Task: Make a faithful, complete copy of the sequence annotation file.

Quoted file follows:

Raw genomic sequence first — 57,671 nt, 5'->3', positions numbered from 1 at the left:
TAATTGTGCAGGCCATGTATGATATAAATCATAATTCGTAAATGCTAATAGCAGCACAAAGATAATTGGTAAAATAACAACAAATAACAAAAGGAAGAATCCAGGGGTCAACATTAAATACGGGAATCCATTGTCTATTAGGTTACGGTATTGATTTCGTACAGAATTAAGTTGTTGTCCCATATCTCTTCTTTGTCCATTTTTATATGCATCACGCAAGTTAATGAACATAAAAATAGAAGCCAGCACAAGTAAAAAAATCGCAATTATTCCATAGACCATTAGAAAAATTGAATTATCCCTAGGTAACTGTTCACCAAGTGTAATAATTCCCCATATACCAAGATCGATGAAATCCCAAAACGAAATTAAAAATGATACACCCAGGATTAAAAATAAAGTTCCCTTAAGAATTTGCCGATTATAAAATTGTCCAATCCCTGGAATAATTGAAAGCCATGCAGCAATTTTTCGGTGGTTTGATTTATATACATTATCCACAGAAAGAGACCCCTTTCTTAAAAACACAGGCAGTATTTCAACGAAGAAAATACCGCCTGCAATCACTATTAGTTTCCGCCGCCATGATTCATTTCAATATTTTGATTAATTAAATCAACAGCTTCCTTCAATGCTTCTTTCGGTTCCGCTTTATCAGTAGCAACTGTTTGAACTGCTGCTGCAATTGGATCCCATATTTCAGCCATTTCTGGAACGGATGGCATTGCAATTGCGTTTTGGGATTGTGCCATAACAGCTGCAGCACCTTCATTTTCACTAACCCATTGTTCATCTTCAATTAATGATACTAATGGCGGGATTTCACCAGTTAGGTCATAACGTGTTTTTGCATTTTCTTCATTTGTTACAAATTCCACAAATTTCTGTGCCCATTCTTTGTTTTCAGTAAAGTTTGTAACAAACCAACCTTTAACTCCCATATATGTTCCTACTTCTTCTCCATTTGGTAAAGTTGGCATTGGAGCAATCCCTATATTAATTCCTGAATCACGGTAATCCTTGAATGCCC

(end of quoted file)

Raw genomic sequence first — 57,671 nt, 5'->3', positions numbered from 1 at the left:
TAATTGTGCAGGCCATGTATGATATAAATCATAATTCGTAAATGCTAATAGCAGCACAAAGATAATTGGTAAAATAACAACAAATAACAAAAGGAAGAATCCAGGGGTCAACATTAAATACGGGAATCCATTGTCTATTAGGTTACGGTATTGATTTCGTACAGAATTAAGTTGTTGTCCCATATCTCTTCTTTGTCCATTTTTATATGCATCACGCAAGTTAATGAACATAAAAATAGAAGCCAGCACAAGTAAAAAAATCGCAATTATTCCATAGACCATTAGAAAAATTGAATTATCCCTAGGTAACTGTTCACCAAGTGTAATAATTCCCCATATACCAAGATCGATGAAATCCCAAAACGAAATTAAAAATGATACACCCAGGATTAAAAATAAAGTTCCCTTAAGAATTTGCCGATTATAAAATTGTCCAATCCCTGGAATAATTGAAAGCCATGCAGCAATTTTTCGGTGGTTTGATTTATATACATTATCCACAGAAAGAGACCCCTTTCTTAAAAACACAGGCAGTATTTCAACGAAGAAAATACCGCCTGCAATCACTATTAGTTTCCGCCGCCATGATTCATTTCAATATTTTGATTAATTAAATCAACAGCTTCCTTCAATGCTTCTTTCGGTTCCGCTTTATCAGTAGCAACTGTTTGAACTGCTGCTGCAATTGGATCCCATATTTCAGCCATTTCTGGAACGGATGGCATTGCAATTGCGTTTTGGGATTGTGCCATAACAGCTGCAGCACCTTCATTTTCACTAACCCATTGTTCATCTTCAATTAATGATACTAATGGCGGGATTTCACCAGTTAGGTCATAACGTGTTTTTGCATTTTCTTCATTTGTTACAAATTCCACAAATTTCTGTGCCCATTCTTTGTTTTCAGTAAAGTTTGTAACAAACCAACCTTTAACTCCCATATATGTTCCTACTTCTTCTCCATTTGGTAAAGTTGGCATTGGAGCAATCCCTATATTAATTCCTGAATCACGGTAATCCTTGAATGCCC